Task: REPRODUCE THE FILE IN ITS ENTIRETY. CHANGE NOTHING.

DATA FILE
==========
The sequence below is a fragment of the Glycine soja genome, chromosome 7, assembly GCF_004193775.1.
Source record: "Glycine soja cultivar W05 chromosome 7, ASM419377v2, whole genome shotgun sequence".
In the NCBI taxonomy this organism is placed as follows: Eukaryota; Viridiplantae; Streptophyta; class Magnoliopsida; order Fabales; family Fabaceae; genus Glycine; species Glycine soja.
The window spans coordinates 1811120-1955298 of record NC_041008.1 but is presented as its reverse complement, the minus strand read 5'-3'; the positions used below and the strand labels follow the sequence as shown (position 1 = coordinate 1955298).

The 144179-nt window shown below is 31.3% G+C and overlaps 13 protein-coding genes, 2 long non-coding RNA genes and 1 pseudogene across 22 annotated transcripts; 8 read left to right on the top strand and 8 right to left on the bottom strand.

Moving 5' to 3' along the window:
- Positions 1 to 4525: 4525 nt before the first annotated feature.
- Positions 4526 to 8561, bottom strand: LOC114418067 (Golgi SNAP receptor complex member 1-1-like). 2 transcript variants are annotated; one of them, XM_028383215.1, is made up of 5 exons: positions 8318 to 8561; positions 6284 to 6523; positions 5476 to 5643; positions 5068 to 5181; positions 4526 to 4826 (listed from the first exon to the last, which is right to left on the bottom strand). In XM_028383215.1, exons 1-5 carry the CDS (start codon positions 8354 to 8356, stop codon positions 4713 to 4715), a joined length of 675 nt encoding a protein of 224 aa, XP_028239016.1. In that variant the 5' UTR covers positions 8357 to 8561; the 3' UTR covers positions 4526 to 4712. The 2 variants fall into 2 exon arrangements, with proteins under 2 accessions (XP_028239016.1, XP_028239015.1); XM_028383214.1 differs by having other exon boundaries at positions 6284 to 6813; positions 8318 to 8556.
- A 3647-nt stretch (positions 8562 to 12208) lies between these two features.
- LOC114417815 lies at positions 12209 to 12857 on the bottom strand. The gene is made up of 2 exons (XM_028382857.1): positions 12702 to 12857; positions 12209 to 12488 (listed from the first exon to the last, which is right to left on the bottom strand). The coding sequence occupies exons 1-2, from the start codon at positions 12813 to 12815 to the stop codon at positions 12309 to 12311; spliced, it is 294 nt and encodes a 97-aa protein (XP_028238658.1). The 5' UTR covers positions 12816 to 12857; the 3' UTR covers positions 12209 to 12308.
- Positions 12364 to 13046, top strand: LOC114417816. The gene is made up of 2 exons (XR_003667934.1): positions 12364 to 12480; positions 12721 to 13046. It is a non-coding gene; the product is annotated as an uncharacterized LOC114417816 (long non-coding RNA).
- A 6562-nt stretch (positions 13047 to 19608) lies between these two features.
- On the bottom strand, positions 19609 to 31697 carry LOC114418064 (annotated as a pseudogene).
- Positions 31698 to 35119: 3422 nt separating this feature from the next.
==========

The sequence below is a fragment of the Glycine soja genome, chromosome 7, assembly GCF_004193775.1.
Source record: "Glycine soja cultivar W05 chromosome 7, ASM419377v2, whole genome shotgun sequence".
In the NCBI taxonomy this organism is placed as follows: Eukaryota; Viridiplantae; Streptophyta; class Magnoliopsida; order Fabales; family Fabaceae; genus Glycine; species Glycine soja.
The window spans coordinates 1811120-1955298 of record NC_041008.1 but is presented as its reverse complement, the minus strand read 5'-3'; the positions used below and the strand labels follow the sequence as shown (position 1 = coordinate 1955298).

The 144179-nt window shown below is 31.3% G+C and overlaps 13 protein-coding genes, 2 long non-coding RNA genes and 1 pseudogene across 22 annotated transcripts; 8 read left to right on the top strand and 8 right to left on the bottom strand.

Moving 5' to 3' along the window:
- Positions 1 to 4525: 4525 nt before the first annotated feature.
- Positions 4526 to 8561, bottom strand: LOC114418067 (Golgi SNAP receptor complex member 1-1-like). 2 transcript variants are annotated; one of them, XM_028383215.1, is made up of 5 exons: positions 8318 to 8561; positions 6284 to 6523; positions 5476 to 5643; positions 5068 to 5181; positions 4526 to 4826 (listed from the first exon to the last, which is right to left on the bottom strand). In XM_028383215.1, exons 1-5 carry the CDS (start codon positions 8354 to 8356, stop codon positions 4713 to 4715), a joined length of 675 nt encoding a protein of 224 aa, XP_028239016.1. In that variant the 5' UTR covers positions 8357 to 8561; the 3' UTR covers positions 4526 to 4712. The 2 variants fall into 2 exon arrangements, with proteins under 2 accessions (XP_028239016.1, XP_028239015.1); XM_028383214.1 differs by having other exon boundaries at positions 6284 to 6813; positions 8318 to 8556.
- A 3647-nt stretch (positions 8562 to 12208) lies between these two features.
- LOC114417815 lies at positions 12209 to 12857 on the bottom strand. The gene is made up of 2 exons (XM_028382857.1): positions 12702 to 12857; positions 12209 to 12488 (listed from the first exon to the last, which is right to left on the bottom strand). The coding sequence occupies exons 1-2, from the start codon at positions 12813 to 12815 to the stop codon at positions 12309 to 12311; spliced, it is 294 nt and encodes a 97-aa protein (XP_028238658.1). The 5' UTR covers positions 12816 to 12857; the 3' UTR covers positions 12209 to 12308.
- Positions 12364 to 13046, top strand: LOC114417816. The gene is made up of 2 exons (XR_003667934.1): positions 12364 to 12480; positions 12721 to 13046. It is a non-coding gene; the product is annotated as an uncharacterized LOC114417816 (long non-coding RNA).
- A 6562-nt stretch (positions 13047 to 19608) lies between these two features.
- On the bottom strand, positions 19609 to 31697 carry LOC114418064 (annotated as a pseudogene).
- Positions 31698 to 35119: 3422 nt separating this feature from the next.